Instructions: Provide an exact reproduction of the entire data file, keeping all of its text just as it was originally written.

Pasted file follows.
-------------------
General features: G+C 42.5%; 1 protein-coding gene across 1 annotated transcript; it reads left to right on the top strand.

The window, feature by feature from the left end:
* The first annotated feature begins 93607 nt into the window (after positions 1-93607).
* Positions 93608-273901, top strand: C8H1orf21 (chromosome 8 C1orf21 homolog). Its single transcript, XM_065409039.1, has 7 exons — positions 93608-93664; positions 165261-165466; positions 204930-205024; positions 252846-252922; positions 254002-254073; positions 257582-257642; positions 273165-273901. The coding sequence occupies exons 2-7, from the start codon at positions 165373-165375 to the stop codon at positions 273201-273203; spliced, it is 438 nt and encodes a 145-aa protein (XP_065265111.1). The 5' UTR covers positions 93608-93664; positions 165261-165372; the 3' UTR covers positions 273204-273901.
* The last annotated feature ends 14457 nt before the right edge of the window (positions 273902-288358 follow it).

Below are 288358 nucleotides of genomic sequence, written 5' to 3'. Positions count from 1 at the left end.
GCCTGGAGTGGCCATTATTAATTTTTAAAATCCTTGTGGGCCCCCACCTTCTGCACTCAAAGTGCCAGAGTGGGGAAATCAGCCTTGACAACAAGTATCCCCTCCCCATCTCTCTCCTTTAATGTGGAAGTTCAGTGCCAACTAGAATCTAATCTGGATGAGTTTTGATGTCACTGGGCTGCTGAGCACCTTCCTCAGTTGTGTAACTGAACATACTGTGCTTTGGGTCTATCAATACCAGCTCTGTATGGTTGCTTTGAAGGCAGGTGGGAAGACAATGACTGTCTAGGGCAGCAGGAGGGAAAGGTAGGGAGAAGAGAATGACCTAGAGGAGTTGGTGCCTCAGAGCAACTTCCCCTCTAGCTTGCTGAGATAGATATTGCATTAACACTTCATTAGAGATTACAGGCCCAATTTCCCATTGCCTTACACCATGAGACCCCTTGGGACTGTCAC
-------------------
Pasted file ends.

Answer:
General features: G+C 42.5%; 1 protein-coding gene across 1 annotated transcript; it reads left to right on the top strand.

The window, feature by feature from the left end:
* The first annotated feature begins 93607 nt into the window (after positions 1-93607).
* Positions 93608-273901, top strand: C8H1orf21 (chromosome 8 C1orf21 homolog). Its single transcript, XM_065409039.1, has 7 exons — positions 93608-93664; positions 165261-165466; positions 204930-205024; positions 252846-252922; positions 254002-254073; positions 257582-257642; positions 273165-273901. The coding sequence occupies exons 2-7, from the start codon at positions 165373-165375 to the stop codon at positions 273201-273203; spliced, it is 438 nt and encodes a 145-aa protein (XP_065265111.1). The 5' UTR covers positions 93608-93664; positions 165261-165372; the 3' UTR covers positions 273204-273901.
* The last annotated feature ends 14457 nt before the right edge of the window (positions 273902-288358 follow it).

Below are 288358 nucleotides of genomic sequence, written 5' to 3'. Positions count from 1 at the left end.
GCCTGGAGTGGCCATTATTAATTTTTAAAATCCTTGTGGGCCCCCACCTTCTGCACTCAAAGTGCCAGAGTGGGGAAATCAGCCTTGACAACAAGTATCCCCTCCCCATCTCTCTCCTTTAATGTGGAAGTTCAGTGCCAACTAGAATCTAATCTGGATGAGTTTTGATGTCACTGGGCTGCTGAGCACCTTCCTCAGTTGTGTAACTGAACATACTGTGCTTTGGGTCTATCAATACCAGCTCTGTATGGTTGCTTTGAAGGCAGGTGGGAAGACAATGACTGTCTAGGGCAGCAGGAGGGAAAGGTAGGGAGAAGAGAATGACCTAGAGGAGTTGGTGCCTCAGAGCAACTTCCCCTCTAGCTTGCTGAGATAGATATTGCATTAACACTTCATTAGAGATTACAGGCCCAATTTCCCATTGCCTTACACCATGAGACCCCTTGGGACTGTCAC